In Los Angeles, California, down-on-his-luck homicide detective Jerry Beck receives a restraining order from his recently divorced wife, Gloria Beck, to keep him away from their two children. Sometime later, Sergeant Gary Kimble approaches a suspect believed to be responsible for a convenience store robbery during which the store clerk was shot and injured. The unseen man shoots Sergeant Kimble point-blank and kills him. Jerry Beck investigates, and suspects that Bobby Burns, a recently paroled armed robber, may have committed the shootings. He contacts Burns’s parole officer, Elliot Webly, for information, but Webly refuses to cooperate since it is Christmas Eve. Later, Jerry attends a Christmas party and meets a woman named Linda. After spending the night together, Linda leaves abruptly in the morning. Jerry forces Elliot Webly to go with him on Christmas Day to find Bobby Burns at his mother’s house. Among several sleeping bikers, only Bobby’s brother, John Burns, is found. When the man Jerry believes to be Bobby Burns flees the house, Jerry chases and tackles him. However, he is Burns’s acquaintance, James “Hard Rock” Ellis, who reveals that Bobby Burns fled north in a maroon station wagon. When Jerry later telephones his former wife to wish his children a Merry Christmas, she refuses to let him speak to them. Sometime later, Jerry learns that Linda was the wife of murdered sergeant, Gary Kimble, and he tracks her down to chastise her for not telling him. Linda explains that she and Gary had been separated for eight months, but that she wants Jerry to kill the man who murdered her husband. ... +


In Los Angeles, California, down-on-his-luck homicide detective Jerry Beck receives a restraining order from his recently divorced wife, Gloria Beck, to keep him away from their two children. Sometime later, Sergeant Gary Kimble approaches a suspect believed to be responsible for a convenience store robbery during which the store clerk was shot and injured. The unseen man shoots Sergeant Kimble point-blank and kills him. Jerry Beck investigates, and suspects that Bobby Burns, a recently paroled armed robber, may have committed the shootings. He contacts Burns’s parole officer, Elliot Webly, for information, but Webly refuses to cooperate since it is Christmas Eve. Later, Jerry attends a Christmas party and meets a woman named Linda. After spending the night together, Linda leaves abruptly in the morning. Jerry forces Elliot Webly to go with him on Christmas Day to find Bobby Burns at his mother’s house. Among several sleeping bikers, only Bobby’s brother, John Burns, is found. When the man Jerry believes to be Bobby Burns flees the house, Jerry chases and tackles him. However, he is Burns’s acquaintance, James “Hard Rock” Ellis, who reveals that Bobby Burns fled north in a maroon station wagon. When Jerry later telephones his former wife to wish his children a Merry Christmas, she refuses to let him speak to them. Sometime later, Jerry learns that Linda was the wife of murdered sergeant, Gary Kimble, and he tracks her down to chastise her for not telling him. Linda explains that she and Gary had been separated for eight months, but that she wants Jerry to kill the man who murdered her husband. Meanwhile, in Cottonwood, Arizona, Bobby Burns and accomplices, Ray, “Sleepy,” and Crossfield, rob a bar and murder everyone inside. Cottonwood Chief of Police, Walker Hillard, telephones Jerry and alerts him to the crime, and Jerry travels to Arizona. Chief Hillard takes Jerry to an abandoned ranch where a maroon station wagon was seen. As they arrive, Burns and his crew open fire on them with automatic weapons. When the criminals flee, Jerry takes note of the white supremacist propaganda inside the hideout, and finds a lockbox containing a map and detailed itinerary of the criminals’ route. Federal Bureau of Investigations (FBI) agent Arthur Kressler arrives to join the investigation. When Jerry insists they pursue the white supremacist lead, Kressler dismisses its importance. Jerry pursues the gunmen, on his own, to Bogan, Oklahoma, and meets with local police. He asks about Reverend Gebhardt, whose name Jerry found on Burns’s map. When Agent Kressler follows Jerry to Bogan, they are directed to Reverend Gebhardt’s estate, which includes an Arian Nation church. Gebhardt unapologetically shares his racist beliefs with Jerry, but claims not to know Bobby Burns. However, the gunmen lie in wait nearby and sight Jerry Beck in their crosshairs. Sometime later, as Jerry drives through the small town, Bobby Burns appears in his back seat and holds him at gunpoint. He demands to know who Jerry is, spews racist propaganda, and threatens to kill him. Jerry escapes by crashing into an oncoming police cruiser, and a gunfight ensues. After narrowly escaping with his life, Jerry returns to Los Angeles and is chastised by his chief of police for pursuing Bobby Burns on his own. Jerry insists that Burns and his cohorts are involved in something bigger, and appeals to the chief for his support. The chief agrees, on condition that Jerry see psychologist, Dr. Alexander Krantz, and be deemed mentally sound. However, during his session, Jerry inadvertently offends Dr. Krantz, and when the doctor implies he will not write a favorable report, Jerry chokes Krantz and demands he not stand in the way of his investigation. Krantz acquiesces, and Jerry receives permission to continue pursuing Burns. He arrives in Boulder, Colorado, and is teamed up with Chief Dixon to search for Burns at the Selby Ranch. Jerry is surprised to see that Agent Kressler has followed him to Boulder, and accuses the agent of trying to interfere with his investigation. Chief Dixon assembles his team, and they surround the ranch, which serves as a white supremacist compound. Jerry finds Reverend Gebhardt holding court inside, and Gebhardt orders the heavily armed militants not to interfere with the police search. Jerry is discouraged when Burns and his cohorts are not found. However, before leaving, he finds a secret passageway leading to a tunnel deep below ground. As the team makes their silent pursuit, Kressler alerts the criminals to their arrival, thwarting their surprise attack. A gunfight erupts, and Jerry pursues Bobby Burns deeper into the tunnel, and after a lengthy battle, shoots Burns. However, as he lies dying, Burns denies robbing the convenience store and killing Sergeant Kimble. Kressler enters and chastises Jerry for pursuing the wrong man, and Bobby’s brother, John Burns, appears. He holds Jerry and Kressler at gunpoint, and takes credit for the crimes in Los Angeles, claiming it was a way to prove himself to Bobby. The men exchange gunfire, and Jerry kills John Burns. Afterward, the FBI holds a press conference, finally acknowledging the threat of white supremacy groups. Chief Dixon commends Jerry, insisting he would work with the unconventional detective anytime. +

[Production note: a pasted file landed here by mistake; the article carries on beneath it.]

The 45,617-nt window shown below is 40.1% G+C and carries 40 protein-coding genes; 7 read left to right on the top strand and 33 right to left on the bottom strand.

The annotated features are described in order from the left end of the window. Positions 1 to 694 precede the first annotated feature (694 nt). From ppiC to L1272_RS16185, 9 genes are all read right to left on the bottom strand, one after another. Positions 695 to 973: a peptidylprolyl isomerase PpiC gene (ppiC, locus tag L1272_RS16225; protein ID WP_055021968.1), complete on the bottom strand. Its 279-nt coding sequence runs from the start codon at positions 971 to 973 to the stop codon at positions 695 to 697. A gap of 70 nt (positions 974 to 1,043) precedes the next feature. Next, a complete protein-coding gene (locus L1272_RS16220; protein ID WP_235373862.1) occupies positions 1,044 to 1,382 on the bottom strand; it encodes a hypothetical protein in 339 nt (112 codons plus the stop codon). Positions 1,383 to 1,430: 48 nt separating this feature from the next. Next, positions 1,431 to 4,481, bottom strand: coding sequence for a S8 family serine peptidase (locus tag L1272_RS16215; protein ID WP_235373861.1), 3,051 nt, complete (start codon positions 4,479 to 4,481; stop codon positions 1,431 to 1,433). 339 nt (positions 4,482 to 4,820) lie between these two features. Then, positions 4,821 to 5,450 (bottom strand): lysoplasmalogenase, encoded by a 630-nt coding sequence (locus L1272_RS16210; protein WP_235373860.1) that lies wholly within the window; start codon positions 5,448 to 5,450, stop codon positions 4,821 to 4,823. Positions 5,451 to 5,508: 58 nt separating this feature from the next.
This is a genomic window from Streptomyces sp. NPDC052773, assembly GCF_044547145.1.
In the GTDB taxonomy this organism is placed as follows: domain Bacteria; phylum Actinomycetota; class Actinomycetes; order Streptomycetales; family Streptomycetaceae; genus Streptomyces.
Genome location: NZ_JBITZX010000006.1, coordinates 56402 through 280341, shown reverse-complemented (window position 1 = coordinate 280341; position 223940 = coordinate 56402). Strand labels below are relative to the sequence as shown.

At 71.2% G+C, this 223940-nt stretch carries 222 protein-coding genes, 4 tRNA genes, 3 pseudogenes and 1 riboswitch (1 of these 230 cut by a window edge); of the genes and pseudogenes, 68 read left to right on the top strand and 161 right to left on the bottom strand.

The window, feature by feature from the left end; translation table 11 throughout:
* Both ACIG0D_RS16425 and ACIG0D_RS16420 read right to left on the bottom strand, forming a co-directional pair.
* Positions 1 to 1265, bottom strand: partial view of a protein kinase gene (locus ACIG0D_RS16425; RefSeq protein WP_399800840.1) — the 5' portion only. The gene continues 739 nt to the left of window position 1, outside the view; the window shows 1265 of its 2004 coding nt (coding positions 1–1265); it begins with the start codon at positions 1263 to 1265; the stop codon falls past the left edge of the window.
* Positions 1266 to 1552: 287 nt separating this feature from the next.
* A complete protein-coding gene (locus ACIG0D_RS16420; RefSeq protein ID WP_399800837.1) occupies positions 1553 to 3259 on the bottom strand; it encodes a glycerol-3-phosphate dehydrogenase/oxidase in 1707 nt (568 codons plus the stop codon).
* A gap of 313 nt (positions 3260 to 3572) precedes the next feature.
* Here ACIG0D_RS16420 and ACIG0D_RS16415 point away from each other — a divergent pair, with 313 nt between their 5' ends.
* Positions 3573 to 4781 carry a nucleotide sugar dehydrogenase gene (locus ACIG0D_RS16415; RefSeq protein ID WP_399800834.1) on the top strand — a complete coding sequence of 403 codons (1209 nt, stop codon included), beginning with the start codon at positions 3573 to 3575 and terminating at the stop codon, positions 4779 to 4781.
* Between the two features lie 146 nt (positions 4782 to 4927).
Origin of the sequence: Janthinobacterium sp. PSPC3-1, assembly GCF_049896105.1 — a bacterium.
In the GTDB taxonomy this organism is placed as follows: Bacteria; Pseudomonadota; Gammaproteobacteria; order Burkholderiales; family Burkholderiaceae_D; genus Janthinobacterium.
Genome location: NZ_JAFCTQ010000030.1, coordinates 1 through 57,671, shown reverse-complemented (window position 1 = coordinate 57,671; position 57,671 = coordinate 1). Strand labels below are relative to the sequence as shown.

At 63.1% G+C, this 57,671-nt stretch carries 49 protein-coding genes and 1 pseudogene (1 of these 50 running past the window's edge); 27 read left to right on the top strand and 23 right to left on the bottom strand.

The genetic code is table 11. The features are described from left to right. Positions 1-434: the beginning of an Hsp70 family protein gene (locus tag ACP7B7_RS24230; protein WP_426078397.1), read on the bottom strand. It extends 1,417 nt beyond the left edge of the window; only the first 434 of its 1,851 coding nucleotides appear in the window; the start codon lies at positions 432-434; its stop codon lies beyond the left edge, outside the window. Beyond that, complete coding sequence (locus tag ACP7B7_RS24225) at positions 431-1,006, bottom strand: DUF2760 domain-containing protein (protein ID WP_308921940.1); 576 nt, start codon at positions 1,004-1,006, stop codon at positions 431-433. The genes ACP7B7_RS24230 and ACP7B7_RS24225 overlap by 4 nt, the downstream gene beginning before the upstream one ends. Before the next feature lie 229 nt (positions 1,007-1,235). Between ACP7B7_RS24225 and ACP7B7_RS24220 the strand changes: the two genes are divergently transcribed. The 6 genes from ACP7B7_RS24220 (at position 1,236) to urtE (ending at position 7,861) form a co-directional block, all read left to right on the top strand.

Legend
Viewed by AFI
Partially Viewed
Offscreen Credit
Name Occurs Before Title
AFI Life Achievement Award